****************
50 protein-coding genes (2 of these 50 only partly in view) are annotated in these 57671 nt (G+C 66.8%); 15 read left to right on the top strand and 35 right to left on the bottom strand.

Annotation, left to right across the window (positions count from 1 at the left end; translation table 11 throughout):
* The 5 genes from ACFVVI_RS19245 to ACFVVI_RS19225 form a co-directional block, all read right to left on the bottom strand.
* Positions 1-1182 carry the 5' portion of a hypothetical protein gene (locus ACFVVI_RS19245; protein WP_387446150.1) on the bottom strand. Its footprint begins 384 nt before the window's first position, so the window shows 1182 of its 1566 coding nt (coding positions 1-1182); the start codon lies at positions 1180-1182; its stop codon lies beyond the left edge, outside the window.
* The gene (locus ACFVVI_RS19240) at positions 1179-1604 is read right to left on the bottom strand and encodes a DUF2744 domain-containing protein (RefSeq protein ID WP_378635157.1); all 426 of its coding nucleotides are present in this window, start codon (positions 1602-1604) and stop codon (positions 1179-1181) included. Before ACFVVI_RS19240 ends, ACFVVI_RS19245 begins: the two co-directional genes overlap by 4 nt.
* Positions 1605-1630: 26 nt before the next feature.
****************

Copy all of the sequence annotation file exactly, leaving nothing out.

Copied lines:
50 protein-coding genes (2 of these 50 only partly in view) are annotated in these 57671 nt (G+C 66.8%); 15 read left to right on the top strand and 35 right to left on the bottom strand.

Annotation, left to right across the window (positions count from 1 at the left end; translation table 11 throughout):
* The 5 genes from ACFVVI_RS19245 to ACFVVI_RS19225 form a co-directional block, all read right to left on the bottom strand.
* Positions 1-1182 carry the 5' portion of a hypothetical protein gene (locus ACFVVI_RS19245; protein WP_387446150.1) on the bottom strand. Its footprint begins 384 nt before the window's first position, so the window shows 1182 of its 1566 coding nt (coding positions 1-1182); the start codon lies at positions 1180-1182; its stop codon lies beyond the left edge, outside the window.
* The gene (locus ACFVVI_RS19240) at positions 1179-1604 is read right to left on the bottom strand and encodes a DUF2744 domain-containing protein (RefSeq protein ID WP_378635157.1); all 426 of its coding nucleotides are present in this window, start codon (positions 1602-1604) and stop codon (positions 1179-1181) included. Before ACFVVI_RS19240 ends, ACFVVI_RS19245 begins: the two co-directional genes overlap by 4 nt.
* Positions 1605-1630: 26 nt before the next feature.